Ganesha Chaturthi is celebrated by Hindus all over India, as the birthday of the god of wisdom, knowledge and prosperity, Lord Ganesha. The celebrations continue from five to ten days, depending upon family traditions. It is believed that praying to Lord Ganesha leads to fulfilment of wishes and desires. His blessing removes all the obstacles from life. Although it is not known when this festival was first celebrated, but it is alleged to have been celebrated in Pune initially. Celebrations were started during the reign of Chhatrapati Shivaji to promote nationalism and give a feeling of unity. Ganapati is the son of Shiva and Parvati; various fables are attached to his birth. This elephant-headed god with Mooshak (rat) as his vehicle was created by Goddess Parvati from the sandalwood dough. It was she who infused life in Ganesha and asked him to guard at the door while she was in her bath. When Lord Shiva returned and was stopped by this unknown child Ganesha, Shiva in rage cut off the head of that child. As soon as Parvati got to know about the severing of head of her son, she asked Shiva to bring him to life again. Shiva then implanted the head of an elephant on Ganesha’s body. This re-birth of Ganesha is celebrated as Ganesha Chaturthi, also known as ‘Vinayaka Chaturthi’ or ‘Vinayaka Chavithi’.
Ganesha Chaturthi is said to have been celebrated since the days of Maratha rulers: Satavahana, Chalukya and Rashtrakuta. Mainly celebrated in the states of Maharashtra, Tamil Nadu, Karnataka, Andhra Pradesh with a lot of zeal and splendour, Ganesha Chaturthi is the most popular festival of Maharashtra. Ganesha Chaturthi was started by Chhatrapati Shivaji as a public event to promote traditions and nationalism, this festival was even celebrated by Peshwas to worship Ganapati as their family deity. The festivities remained a family affair until the festival was revitalised by Bal Gangadhar Tilak in the late 19th Century, to take the message of freedom struggle to all Indians. This festival brought in a feeling of unity and togetherness in Indians that helped in revival of their patriotic spirit. Through the medium of this festival he brought together all the classes of societies against British by getting rid of the caste differences.
He stressed on it that Ganesha Chaturthi was a festival for everyone irrespective of the caste or class, and so he organised cultural events like dance dramas, musical nights, and religious gatherings on this festival. That was the time when social and political gatherings weren’t allowed by the British. Festivals like Ganesha Chaturthi that continued for ten days gave people of every religion the scope to interact and know each other. It is from that time this festival has been celebrated every year with great fervour all over the country. Although the festival lasts for ten days, the arrangements begin with the preparations of idols two to three months prior to Ganesha Chaturthi. These clay idols are huge and are carved by skilled craftsmen, depicting Ganapati in various poses. Then few days before the puja day, people start to clean their houses, or may be get their homes white-washed. Ganesha Mandap or Ganesha Pandal is decorated with flowers and leaves of coconut or banana, several days before the beginning of the festivities.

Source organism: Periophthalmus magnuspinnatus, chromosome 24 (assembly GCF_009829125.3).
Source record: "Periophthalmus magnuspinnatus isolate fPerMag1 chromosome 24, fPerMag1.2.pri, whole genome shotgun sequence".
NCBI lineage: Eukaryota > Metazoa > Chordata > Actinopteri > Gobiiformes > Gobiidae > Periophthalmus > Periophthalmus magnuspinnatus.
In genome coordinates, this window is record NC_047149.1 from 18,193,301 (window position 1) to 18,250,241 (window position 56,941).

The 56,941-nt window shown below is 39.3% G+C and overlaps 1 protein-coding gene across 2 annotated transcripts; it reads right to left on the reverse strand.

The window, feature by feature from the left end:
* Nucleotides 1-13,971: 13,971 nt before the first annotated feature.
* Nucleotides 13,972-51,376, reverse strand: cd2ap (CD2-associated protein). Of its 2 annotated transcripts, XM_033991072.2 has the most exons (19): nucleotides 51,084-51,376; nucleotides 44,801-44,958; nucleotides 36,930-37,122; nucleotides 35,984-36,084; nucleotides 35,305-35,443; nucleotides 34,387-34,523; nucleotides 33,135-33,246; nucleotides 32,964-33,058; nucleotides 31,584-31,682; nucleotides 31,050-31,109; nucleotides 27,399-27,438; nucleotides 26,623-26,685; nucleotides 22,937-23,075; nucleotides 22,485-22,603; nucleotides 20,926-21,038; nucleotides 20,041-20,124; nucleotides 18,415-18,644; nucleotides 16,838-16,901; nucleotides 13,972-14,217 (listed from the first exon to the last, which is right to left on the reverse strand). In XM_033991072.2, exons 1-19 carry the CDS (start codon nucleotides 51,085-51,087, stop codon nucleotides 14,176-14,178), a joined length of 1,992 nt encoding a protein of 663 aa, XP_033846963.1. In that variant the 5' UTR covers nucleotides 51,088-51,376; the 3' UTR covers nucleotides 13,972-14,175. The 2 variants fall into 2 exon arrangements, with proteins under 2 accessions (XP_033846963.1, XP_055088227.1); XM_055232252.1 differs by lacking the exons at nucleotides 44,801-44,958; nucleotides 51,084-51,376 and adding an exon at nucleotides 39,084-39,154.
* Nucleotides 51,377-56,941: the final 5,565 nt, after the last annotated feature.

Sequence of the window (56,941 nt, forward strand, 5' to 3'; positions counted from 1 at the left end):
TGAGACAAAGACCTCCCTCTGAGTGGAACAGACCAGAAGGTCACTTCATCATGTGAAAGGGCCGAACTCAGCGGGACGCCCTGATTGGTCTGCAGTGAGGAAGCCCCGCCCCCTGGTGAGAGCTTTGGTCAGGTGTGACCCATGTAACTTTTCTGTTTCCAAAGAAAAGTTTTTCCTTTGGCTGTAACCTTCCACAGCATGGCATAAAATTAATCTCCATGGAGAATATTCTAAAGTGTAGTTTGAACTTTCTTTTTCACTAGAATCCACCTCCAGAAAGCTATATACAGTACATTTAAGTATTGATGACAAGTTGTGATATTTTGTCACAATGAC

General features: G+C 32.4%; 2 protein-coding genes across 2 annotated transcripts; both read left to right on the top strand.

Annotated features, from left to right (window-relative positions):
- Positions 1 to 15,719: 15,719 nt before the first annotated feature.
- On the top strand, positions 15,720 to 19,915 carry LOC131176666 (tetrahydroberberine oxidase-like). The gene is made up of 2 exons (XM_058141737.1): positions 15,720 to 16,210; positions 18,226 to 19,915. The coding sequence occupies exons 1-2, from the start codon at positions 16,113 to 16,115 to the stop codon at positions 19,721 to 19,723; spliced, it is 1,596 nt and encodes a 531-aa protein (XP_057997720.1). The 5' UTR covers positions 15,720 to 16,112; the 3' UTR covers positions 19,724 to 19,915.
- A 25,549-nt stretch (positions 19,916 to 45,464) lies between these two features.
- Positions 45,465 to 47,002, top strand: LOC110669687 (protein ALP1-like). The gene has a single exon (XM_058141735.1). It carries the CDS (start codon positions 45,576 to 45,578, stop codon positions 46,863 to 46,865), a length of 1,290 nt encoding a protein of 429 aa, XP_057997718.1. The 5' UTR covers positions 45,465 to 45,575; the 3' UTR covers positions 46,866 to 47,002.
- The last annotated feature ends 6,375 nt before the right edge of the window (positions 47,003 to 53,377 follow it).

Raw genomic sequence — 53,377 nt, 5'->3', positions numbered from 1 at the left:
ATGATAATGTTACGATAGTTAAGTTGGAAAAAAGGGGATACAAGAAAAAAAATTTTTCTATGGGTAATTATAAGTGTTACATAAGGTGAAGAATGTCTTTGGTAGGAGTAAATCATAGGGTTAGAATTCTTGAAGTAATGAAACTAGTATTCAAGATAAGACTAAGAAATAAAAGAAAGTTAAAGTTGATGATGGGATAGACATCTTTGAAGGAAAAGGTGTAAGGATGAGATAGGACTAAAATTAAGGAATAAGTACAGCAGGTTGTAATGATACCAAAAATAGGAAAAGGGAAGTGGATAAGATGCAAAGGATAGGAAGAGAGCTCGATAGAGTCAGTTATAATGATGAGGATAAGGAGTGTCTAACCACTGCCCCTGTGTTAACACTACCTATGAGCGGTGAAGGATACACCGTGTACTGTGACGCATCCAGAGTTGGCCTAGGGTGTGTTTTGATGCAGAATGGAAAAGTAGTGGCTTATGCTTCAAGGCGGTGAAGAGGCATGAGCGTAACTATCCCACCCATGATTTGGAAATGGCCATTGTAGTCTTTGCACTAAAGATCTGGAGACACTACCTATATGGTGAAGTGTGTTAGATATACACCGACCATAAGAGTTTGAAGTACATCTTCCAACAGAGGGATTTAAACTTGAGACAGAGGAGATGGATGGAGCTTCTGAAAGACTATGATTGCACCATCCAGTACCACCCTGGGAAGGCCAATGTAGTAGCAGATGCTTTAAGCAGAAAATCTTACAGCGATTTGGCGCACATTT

After the cleaning and decking up of the place, the place is prepared for establishment of idol of Lord Ganesha. People take bath early in the morning on the day of Ganapati puja; they wear new clothes and perform the puja with all the rituals. Idols of Ganesha are bought from the shops and are taken to the homes, temples or pandals with the faces of covered with a saffron cloth. Chanting of prayers in the praise of the Lord continues all the way. These days it is advised to buy eco-friendly idols of Lord Ganesha. These idols of Lord Ganesha are then placed at the podium, at a place where puja is held. Ganapati’s idols is then beautified with floral garlands and sandalwood paste and A kalash containing holy water or rice is then placed before the Lord’s statue, it is known as Purna Kumbha. After this, the prayers are performed to invoke the presence of Lord in the idol by the priest. This ritual is called Pranpratishhtha. Chanting of mantras and hymns takes place while the custom of pranpratishhtha is completed. After that, a 16-fold praying procedure, Shodashopachara is followed: Aavaahana, Aasana, Paadya, Arghya, Aachamana, Madhuparka, Snaana, Vastra, Gandha, Pushpa, Dhoopa, Deepa, Naivedya, Taamblooa, Aarati, and Mantrapushpa.
According to the Hindu mythology and religious beliefs Lord Ganesha symbolises good luck and wisdom. This is why he is worshipped first before starting any good work. On the auspicious occasion of Ganesha Chaturthi, people bring the idols of Lord Ganesha home to take the blessings in the form of good luck, intelligence, prosperity and good health. They perform the pooja, observe fast and say thanks by paying homage and celebrating Lord Ganesha coming to their place. People eagerly wait for this occasion the whole year so that they can be present at the service of Lord Ganesha and apologise for the mistakes which they have committed. They also make promises to follow the path of honesty and kindness and to serve the mankind. There are various legends related to the celebration of Ganesha Chaturthi and people have great belief on these religious stories. Read to know more about the legends of Ganesha Chaturthi.